Teleogramma brichardi was merely a name to me until the publication of Linke & Staeck's volume on West African cichlids in 1981, after which I endured several years of unrequited longing before finally obtaining a pair in late 1985. I had read that there was liable to be considerable hostility between individuals (it is thought that this species, in common with some other rapids cichlid species, e.g. Steatocranus tinanti, lives solitarily except at spawning time), so they were given a fairly large aquarium. Within a few hours the male was chasing the female relentlessly, so I inserted a clear divider. A victimised fish usually takes refuge in an upper corner, and obviously this would be a far more serious situation for a fish with minimal buoyancy than for a "normal" cichlid, because of the need to expend energy swimming to remain in situ. It therefore seemed best to let them settle into individual territories before attempting a further encounter.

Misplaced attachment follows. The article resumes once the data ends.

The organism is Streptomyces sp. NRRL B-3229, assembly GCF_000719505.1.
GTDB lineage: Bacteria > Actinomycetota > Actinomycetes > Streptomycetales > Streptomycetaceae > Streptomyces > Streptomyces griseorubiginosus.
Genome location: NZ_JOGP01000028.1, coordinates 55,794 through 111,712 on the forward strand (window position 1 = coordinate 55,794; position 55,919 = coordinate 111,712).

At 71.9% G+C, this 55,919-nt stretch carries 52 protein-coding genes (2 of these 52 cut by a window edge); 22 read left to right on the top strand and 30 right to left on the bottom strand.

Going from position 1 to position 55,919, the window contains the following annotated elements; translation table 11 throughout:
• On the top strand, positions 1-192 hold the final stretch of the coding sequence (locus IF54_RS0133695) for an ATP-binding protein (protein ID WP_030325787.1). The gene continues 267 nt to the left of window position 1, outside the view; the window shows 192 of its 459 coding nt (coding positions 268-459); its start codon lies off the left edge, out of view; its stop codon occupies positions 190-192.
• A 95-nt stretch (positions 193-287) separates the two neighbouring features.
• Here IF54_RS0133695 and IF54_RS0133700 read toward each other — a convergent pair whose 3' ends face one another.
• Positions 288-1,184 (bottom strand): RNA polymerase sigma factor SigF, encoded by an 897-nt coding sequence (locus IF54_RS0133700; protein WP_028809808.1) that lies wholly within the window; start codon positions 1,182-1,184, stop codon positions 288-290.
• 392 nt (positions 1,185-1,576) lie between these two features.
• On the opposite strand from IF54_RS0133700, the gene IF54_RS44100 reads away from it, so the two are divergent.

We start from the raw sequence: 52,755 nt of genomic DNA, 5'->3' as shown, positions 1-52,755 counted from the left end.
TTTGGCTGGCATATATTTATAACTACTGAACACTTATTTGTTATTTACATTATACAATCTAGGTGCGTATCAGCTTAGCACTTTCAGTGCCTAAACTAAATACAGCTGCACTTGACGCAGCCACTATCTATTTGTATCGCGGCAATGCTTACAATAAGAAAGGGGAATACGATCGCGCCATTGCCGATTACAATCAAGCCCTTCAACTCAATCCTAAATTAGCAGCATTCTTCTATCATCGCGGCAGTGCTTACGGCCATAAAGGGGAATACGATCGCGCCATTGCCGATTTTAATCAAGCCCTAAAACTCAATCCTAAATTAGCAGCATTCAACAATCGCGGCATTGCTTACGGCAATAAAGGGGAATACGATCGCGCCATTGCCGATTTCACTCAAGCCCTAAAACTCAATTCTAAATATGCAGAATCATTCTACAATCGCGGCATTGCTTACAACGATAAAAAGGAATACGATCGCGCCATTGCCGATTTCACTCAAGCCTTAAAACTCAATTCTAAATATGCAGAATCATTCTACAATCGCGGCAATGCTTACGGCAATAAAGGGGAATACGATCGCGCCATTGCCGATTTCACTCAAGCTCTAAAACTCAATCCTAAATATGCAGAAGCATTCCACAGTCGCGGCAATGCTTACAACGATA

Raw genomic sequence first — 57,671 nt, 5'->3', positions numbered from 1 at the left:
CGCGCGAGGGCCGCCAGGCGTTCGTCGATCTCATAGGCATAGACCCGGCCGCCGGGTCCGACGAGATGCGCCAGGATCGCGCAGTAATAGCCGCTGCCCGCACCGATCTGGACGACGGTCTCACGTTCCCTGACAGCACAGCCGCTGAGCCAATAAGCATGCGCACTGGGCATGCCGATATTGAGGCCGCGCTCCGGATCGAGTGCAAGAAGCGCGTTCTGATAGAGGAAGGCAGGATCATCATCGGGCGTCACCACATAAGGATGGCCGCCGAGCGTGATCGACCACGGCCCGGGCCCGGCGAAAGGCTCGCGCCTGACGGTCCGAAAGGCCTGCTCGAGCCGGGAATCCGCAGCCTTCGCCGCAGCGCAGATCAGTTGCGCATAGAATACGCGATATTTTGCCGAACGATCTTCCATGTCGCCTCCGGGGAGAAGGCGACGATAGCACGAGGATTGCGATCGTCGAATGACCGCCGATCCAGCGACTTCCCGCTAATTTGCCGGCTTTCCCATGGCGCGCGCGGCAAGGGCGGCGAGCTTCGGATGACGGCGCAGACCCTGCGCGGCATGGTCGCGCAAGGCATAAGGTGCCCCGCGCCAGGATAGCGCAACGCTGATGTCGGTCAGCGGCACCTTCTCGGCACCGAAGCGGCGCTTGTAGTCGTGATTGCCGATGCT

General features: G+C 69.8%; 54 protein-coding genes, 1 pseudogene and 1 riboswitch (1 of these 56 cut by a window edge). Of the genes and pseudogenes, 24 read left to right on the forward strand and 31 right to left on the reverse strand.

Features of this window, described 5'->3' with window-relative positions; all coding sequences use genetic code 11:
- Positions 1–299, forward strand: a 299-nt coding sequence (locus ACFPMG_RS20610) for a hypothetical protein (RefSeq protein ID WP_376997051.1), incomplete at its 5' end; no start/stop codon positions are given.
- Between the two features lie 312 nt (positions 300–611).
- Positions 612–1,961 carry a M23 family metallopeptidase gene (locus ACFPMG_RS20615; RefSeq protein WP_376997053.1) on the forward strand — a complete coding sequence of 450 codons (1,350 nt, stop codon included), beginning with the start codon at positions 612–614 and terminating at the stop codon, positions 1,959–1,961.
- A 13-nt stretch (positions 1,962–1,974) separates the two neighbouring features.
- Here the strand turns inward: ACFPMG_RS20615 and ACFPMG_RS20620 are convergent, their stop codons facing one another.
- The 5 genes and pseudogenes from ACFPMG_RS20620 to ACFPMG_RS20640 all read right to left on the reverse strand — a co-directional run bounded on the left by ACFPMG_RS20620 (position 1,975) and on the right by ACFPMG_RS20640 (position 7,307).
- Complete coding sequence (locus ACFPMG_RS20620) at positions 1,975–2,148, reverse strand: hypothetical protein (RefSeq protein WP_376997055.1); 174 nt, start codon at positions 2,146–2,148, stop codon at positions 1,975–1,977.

In the event this strategy proved highly successful, and when some weeks later the divider was moved slightly aside, to leave a 3-4 cm gap at the front of the tank, there was no hostility, even though each fish regularly ventured into the other's half of the tank. In fact there was little mutual interest shown at all, although a few weeks later I did see the pair indulging in a rather halfhearted display, resting alongside each other, head to head, on a flat stone. The only other interesting activity observed at this time was the method of digging employed by the female, which consisted of diving head-first into a small cave, "worming" her way forwards with gravel flying out behind her. I have never seen any other cichlid excavate a cave in this manner!